Planning to go to Mars? You might want to stock up on your berries.
If we want to send astronauts to Mars, keeping them healthy and fit is one of the greatest concerns. Mars only has around 40% of Earth's gravity, which means that in time, the astronauts' muscles will deteriorate without proper care. A recent NASA study of International Space Station (ISS) astronauts found that mission durations ranging from 4-6 months show a maximum loss of 30% in muscle performance and a maximum loss of 15% in muscle mass. However, Martian explorers wouldn't have access to the same training facilities as on the ISS, and we're also not really sure what the long-term consequences of Martian gravity will be on the human body.
"While there is a relatively good understanding of the effects of microgravity on human physiology based on five decades of experience, the physiological consequences of partial gravity remain far less well understood," researchers write in the new study.
Regardless of how bad muscular degradation will be, it's safe to say that there will be a lot of it to deal with.
"After just 3 weeks in space, the human soleus muscle shrinks by a third," says Dr. Marie Mortreux, lead author of the NASA-funded study at the laboratory of Dr. Seward Rutkove, Beth Israel Deaconess Medical Center, Harvard Medical School. "This is accompanied by a loss of slow-twitch muscle fibers, which are needed for endurance."
Researchers are looking for simple medical interventions that can help mitigate this damage, and among them, nutraceuticals stand out. 'Nutraceutical' is just a fancy word for functional food -- in other words, researchers are looking for dietary compounds that can help muscular and skeletal degradation. In particular, researchers focused on a natural phenol called resveratrol.
Resveratrol is commonly found in a variety of plants, from grapes and peanut plants to a myriad of shrub berries, including blueberries, raspberries, mulberries, cranberries, and bilberries. It can also be found in red wine. Resveratrol has been proven to be safe for human consumption and has been touted as a wonder supplement, although there is very little evidence that consuming resveratrol affects life expectancy or human health.
Resveratrol is widely investigated for its anti-inflammatory, anti-oxidative, and anti-diabetic effects, but the results have been insufficient so far. However, while the results are yet to be confirmed in humans, resveratrol has shown some promise -- and it has been proven to work in mice, which is why Mortreux and her team wanted to test it in a Mars-like environment
"Resveratrol has been shown to preserve bone and muscle mass in rats during complete unloading, analogous to microgravity during spaceflight. So, we hypothesized that a moderate daily dose would help mitigate muscle deconditioning in a Mars gravity analogue, too," says Mortreux.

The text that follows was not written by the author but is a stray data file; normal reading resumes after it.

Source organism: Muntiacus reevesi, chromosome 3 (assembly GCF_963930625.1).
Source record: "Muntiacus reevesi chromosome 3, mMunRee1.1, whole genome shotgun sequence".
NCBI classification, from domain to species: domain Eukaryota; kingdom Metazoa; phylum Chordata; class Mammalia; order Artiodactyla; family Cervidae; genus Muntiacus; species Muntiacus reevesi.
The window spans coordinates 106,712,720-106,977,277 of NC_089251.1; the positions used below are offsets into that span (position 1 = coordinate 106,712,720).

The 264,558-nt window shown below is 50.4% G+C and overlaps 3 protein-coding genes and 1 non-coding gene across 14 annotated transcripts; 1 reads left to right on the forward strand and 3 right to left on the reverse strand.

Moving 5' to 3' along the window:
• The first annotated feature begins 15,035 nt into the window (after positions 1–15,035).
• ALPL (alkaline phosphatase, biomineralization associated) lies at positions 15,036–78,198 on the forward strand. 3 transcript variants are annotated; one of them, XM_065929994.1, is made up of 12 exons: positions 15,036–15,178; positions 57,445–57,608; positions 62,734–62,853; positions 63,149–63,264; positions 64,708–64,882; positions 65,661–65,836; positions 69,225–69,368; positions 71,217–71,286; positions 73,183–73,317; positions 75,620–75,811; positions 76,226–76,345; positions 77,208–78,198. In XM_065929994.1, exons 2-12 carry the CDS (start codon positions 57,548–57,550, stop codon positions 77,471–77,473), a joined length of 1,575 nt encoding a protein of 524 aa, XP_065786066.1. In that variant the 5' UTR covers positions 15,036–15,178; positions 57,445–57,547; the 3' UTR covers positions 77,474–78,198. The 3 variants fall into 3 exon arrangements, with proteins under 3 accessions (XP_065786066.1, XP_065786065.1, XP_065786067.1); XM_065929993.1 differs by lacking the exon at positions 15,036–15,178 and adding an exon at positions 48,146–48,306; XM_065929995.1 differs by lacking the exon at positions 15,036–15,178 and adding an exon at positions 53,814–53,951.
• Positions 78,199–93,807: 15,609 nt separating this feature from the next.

To mimic the Martian environment, they used a setup in which rats were fitted with a full-body harness and suspended by a chain from their cage ceiling. They had 24 male rats exposed to normal loading (as on Earth), and another group at 40% Earth loading (as on Mars). All other things were kept equal.
For starters, they found that resveratrol supplements did not influence body weight and produce any detectable negative effects. Resveratrol was found to substantially preserve muscle mass and strength in the Mars rats group. It preserved front and rear paw grip almost entirely, although protection was not complete.
The results are intriguing, although there are a few significant limitations of this study. For starters, it involved a relatively small number of male rats -- we don't know if females would get the same benefits, or if a larger group would carry similar findings. Furthermore, this does not guarantee that the same will carry on for humans. The matter of dosage is also uncertain. Researchers drew inspiration from previous studies to administer a single daily dose, but other dosage combinations might be better suited and yield better results. The underlying mechanism of this protective process is also not fully understood and lastly, studies will also need to ensure that resveratrol doesn't interfere with other drugs routinely taken by astronauts.
This being said, however, resveratrol shows substantial promise and researchers call for additional research in this direction.
"Taken together, our results highlight the therapeutic potential of RSV as a nutraceutical countermeasure to prevent muscle deconditioning in an animal model of Martian gravity. Further investigations should optimize the dose of RSV for the preservation of muscle function and explore the mechanisms involved. In addition, it will be important to confirm the lack of any potentially harmful interactions of RSV with other drugs administered to astronauts during space missions," the study concludes.
Journal Reference: Marie Mortreux et al, A Moderate Daily Dose of Resveratrol Mitigates Muscle Deconditioning in a Martian Gravity Analog, Frontiers in Physiology (2019). DOI: 10.3389/fphys.2019.00899